Keynote Address - Oil and Gas
LET ME FIRST OF ALL thank you for sending this invitation to me to participate in this Annual Meeting of The Mining Society of Nova Scotia. As an engineer, although I don't get an opportunity to practice very much engineering these days, I am, of course, always pleased to be able to meet with my fellow engineers to exchange views, but I must admit that today I feel a little bit out of place in the midst of all the experts that are here today. Let me make one thing clear - I'm a generalist! Your program states that I am to make a keynote address. I have always thought that a keynote speech is one that says something that has not been said before - announces some new program or policy, or says something startling. I am sure you will understand when I tell you that keynote addresses are made by politicians and that civil servants speaking publicly are usually expected to give an account of what is, or what is likely, to happen as a result of policies that have been announced in keynote speeches by politicians. I am reminded of a statement by a distinguished parliamentarian who said, "However exalted a civil servant may be, he is not above the elected officials." So today I will confine myself to giving you an overview with particular emphasis on the development side of oil and gas.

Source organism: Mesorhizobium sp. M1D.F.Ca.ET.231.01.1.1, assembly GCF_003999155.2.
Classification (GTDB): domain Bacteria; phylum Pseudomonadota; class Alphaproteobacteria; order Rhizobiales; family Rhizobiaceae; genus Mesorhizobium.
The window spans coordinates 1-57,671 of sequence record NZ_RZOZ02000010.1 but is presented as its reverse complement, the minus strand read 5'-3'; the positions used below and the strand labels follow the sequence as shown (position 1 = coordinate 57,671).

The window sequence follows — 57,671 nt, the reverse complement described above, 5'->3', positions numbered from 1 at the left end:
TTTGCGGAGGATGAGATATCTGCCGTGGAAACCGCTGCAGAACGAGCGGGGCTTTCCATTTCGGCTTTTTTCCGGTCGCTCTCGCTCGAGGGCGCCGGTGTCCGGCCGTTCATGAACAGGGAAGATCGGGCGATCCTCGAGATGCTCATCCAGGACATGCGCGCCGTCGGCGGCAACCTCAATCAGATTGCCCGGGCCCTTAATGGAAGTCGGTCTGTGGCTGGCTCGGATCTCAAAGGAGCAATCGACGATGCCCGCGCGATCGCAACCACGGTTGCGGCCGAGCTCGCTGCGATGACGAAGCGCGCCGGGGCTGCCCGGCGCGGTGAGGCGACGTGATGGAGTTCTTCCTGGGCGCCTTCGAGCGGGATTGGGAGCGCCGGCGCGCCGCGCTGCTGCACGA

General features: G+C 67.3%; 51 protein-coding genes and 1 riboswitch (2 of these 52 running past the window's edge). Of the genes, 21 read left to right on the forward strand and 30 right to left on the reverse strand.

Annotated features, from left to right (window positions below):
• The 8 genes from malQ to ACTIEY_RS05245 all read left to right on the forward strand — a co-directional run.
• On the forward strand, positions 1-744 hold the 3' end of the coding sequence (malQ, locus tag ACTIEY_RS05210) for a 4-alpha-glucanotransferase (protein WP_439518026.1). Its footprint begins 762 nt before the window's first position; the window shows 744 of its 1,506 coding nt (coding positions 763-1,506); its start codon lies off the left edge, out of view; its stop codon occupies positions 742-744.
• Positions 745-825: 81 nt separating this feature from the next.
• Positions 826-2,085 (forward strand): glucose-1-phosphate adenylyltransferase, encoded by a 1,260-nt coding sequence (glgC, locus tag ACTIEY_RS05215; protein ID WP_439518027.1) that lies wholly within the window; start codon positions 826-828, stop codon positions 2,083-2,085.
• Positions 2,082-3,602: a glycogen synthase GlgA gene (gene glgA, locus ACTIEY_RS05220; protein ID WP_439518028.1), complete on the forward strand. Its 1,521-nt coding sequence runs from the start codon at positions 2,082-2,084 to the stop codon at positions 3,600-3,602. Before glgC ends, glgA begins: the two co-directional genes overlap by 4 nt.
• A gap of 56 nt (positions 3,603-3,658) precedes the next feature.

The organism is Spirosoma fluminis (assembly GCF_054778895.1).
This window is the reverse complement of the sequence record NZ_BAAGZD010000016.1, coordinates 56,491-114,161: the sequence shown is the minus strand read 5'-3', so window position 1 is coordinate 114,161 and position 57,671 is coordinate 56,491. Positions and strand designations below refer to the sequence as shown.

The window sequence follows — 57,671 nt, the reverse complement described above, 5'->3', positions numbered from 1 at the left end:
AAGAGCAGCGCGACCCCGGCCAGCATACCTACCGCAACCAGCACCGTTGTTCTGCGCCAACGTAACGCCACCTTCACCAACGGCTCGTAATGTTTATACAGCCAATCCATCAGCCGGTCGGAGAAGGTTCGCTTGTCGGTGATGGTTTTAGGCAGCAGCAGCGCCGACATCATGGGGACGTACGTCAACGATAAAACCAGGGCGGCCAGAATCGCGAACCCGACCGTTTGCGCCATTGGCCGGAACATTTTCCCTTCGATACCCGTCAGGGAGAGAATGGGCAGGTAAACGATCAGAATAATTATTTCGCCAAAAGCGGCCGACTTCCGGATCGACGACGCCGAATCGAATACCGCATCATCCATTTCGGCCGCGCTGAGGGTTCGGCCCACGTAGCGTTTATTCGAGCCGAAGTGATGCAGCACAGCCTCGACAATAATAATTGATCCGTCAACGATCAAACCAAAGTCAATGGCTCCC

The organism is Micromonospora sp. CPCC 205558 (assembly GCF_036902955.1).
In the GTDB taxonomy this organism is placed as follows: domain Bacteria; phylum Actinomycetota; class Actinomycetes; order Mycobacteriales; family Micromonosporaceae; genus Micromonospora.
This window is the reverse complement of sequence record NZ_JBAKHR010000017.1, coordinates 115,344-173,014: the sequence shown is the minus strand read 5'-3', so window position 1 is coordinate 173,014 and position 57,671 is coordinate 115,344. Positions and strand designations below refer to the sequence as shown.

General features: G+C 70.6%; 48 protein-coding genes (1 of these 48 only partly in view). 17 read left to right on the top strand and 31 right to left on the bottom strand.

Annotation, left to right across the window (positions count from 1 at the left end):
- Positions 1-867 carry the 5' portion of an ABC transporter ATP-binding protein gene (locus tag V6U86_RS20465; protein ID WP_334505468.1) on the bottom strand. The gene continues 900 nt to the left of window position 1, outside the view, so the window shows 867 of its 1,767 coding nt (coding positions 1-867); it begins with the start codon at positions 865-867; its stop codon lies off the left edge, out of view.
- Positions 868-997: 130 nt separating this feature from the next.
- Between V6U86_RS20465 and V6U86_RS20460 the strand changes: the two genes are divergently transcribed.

Canada, Dalhousie University, Eastern Canada, North Sea, Nova Scotian, Oil and Gas, Development, Developments, Government, Governments, North, Nova Scotia, Oil, Oils, Production